Operating a wind power plant is not as simple as just building a windmill in a windy place. Wind plant owners must carefully plan where to locate their machines. One important thing to consider is how fast and how much the wind blows. As a rule, wind speed increases with altitude and over open areas with no windbreaks. Good sites for wind plants are the tops of smooth, rounded hills, open plains or shorelines, and mountain gaps that produce wind funneling.

Wind speed varies throughout the country. It also varies from season to season. In Tehachapi, California, the wind blows more from April through October than it does in the winter. This is because of the extreme heating of the Mojave Desert during the summer months. The hot air over the desert rises, and the cooler, denser air above the Pacific Ocean rushes through the Tehachapi mountain pass to take its place. In a state like Montana, on the other hand, the wind blows more during the winter. Fortunately, these seasonal variations are a good match for the electricity demands of the regions. In California, people use more electricity during the summer for air conditioners. In Montana, people use more electricity during the winter months for heating.

Small scale production

Wind turbines have been used for household electricity generation in conjunction with battery storage over many decades in remote areas. Household generator units of more than 1 kW are now functioning in several countries. To compensate for the varying power output, grid-connected wind turbines may utilise some sort of grid energy storage. Off-grid systems either adapt to intermittent power or use photovoltaic or diesel systems to supplement the wind turbine.

Wind turbines range from small four hundred watt generators for residential use to several megawatt machines for wind farms and offshore. The small ones have direct drive generators, direct current output, aeroelastic blades, lifetime bearings and use a vane to point into the wind; while the larger ones generally have geared power trains, alternating current output, flaps and are actively pointed into the wind. Direct drive generators and aeroelastic blades for large wind turbines are being researched and direct current generators are sometimes used.

In urban locations, where it is difficult to obtain large amounts of wind energy, smaller systems may still be used to run low power equipment. Distributed power from rooftop mounted wind turbines can also alleviate power distribution problems, as well as provide resilience to power failures. Equipment such as parking meters or wireless internet gateways may be powered by a wind turbine that charges a small battery, replacing the need for a connection to the power grid and/or maintaining service despite possible power grid failures.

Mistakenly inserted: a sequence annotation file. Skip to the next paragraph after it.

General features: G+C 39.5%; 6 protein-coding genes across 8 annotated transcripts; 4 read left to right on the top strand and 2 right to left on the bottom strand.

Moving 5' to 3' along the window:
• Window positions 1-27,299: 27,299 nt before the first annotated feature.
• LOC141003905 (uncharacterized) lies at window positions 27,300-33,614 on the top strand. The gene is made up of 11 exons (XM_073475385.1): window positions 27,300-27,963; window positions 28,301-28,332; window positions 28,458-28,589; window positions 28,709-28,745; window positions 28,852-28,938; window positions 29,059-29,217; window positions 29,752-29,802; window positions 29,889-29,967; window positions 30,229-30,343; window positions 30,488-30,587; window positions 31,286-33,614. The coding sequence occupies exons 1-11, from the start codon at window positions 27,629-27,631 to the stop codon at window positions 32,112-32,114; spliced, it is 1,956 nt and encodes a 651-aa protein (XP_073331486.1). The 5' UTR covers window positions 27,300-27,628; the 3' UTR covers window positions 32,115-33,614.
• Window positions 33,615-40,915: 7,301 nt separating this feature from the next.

Small-scale wind power in rural Indiana.Small scale turbines are available that are approximately 7 feet (2 m) in diameter and produce 900 watts. Units are lightweight, e.g. 16 kilograms (35 lbs), allowing rapid response to wind gusts typical of urban settings and easy mounting much like a television antenna. It is claimed that they are inaudible even a few feet under the turbine. Dynamic braking regulates the speed by dumping excess energy, so that the turbine continues to produce electricity even in high winds. The dynamic braking resistor may be installed inside the building to provide heat (during high winds when more heat is lost by the building, while more heat is also produced by the braking resistor). The proximal location makes low voltage (12 volt, or the like) energy distribution practical. An additional benefit is that owners become more aware of electricity consumption, possibly reducing their consumption down to the average level that the turbine can produce.

According to the World Wind Energy Association, it is difficult to assess the total number or capacity of small-scaled wind turbines, but in China alone, there are roughly 300,000 small-scale wind turbines generating electricity.

Enviromental concerns

Wind energy offers a viable, economical alternative to conventional power plants in many areas of the country. Wind is a clean fuel; wind farms produce no air or water pollution because no fuel is burned.

The most serious environmental drawbacks to wind machines may be their negative effect on wild bird populations and the visual impact on the landscape. To some, the glistening blades of windmills on the horizon are an eyesore; to others, they’re a beautiful alternative to conventional power plants.

Sources: wikipedia, http://www.eia.doe.gov/kids/energyfacts/sources/renewable/wind.html